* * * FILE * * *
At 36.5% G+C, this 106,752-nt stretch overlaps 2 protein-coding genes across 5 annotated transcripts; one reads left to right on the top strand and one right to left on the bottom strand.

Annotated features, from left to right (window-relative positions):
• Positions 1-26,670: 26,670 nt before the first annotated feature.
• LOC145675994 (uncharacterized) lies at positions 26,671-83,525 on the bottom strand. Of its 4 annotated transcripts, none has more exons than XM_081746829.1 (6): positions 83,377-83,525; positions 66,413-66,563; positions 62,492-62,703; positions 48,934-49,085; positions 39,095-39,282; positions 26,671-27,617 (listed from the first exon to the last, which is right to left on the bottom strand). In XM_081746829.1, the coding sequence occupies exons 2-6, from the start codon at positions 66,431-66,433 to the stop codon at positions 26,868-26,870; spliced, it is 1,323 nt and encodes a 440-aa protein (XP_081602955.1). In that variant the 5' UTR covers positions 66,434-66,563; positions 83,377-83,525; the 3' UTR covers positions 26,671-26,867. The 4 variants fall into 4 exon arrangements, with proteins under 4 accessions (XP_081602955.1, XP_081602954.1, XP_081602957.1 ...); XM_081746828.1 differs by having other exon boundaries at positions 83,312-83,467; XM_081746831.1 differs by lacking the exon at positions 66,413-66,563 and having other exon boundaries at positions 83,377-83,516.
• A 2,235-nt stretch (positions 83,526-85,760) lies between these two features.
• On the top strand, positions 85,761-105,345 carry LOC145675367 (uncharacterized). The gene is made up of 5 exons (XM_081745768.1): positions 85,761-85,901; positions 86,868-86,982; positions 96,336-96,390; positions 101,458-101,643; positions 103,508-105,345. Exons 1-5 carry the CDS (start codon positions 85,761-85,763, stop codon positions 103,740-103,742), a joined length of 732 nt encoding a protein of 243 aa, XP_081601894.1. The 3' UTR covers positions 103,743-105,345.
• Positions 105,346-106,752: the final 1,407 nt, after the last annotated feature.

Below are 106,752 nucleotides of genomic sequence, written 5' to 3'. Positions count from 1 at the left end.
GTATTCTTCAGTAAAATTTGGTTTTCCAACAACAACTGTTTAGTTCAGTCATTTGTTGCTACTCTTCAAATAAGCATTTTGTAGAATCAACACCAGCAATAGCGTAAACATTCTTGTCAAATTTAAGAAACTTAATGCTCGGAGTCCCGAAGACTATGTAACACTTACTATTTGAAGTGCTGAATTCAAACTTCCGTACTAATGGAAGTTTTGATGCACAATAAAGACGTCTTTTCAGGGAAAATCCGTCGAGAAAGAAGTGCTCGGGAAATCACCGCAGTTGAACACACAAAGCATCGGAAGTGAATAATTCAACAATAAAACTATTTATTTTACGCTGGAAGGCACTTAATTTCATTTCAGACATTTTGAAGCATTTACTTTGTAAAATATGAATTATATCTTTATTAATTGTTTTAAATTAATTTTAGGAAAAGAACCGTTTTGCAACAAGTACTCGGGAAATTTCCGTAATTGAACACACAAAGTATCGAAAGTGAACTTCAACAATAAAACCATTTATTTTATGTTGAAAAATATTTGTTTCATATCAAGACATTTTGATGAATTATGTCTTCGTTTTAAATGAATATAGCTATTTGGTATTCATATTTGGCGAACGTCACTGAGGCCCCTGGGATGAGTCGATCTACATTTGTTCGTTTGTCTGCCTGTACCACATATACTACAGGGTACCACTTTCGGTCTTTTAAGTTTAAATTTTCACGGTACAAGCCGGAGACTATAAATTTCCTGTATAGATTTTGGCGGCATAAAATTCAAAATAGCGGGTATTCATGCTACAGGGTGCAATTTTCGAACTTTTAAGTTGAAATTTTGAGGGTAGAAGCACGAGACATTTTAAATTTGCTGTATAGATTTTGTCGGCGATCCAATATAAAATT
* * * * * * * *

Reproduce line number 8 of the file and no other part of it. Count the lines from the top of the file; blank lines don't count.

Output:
Below are 106,752 nucleotides of genomic sequence, written 5' to 3'. Positions count from 1 at the left end.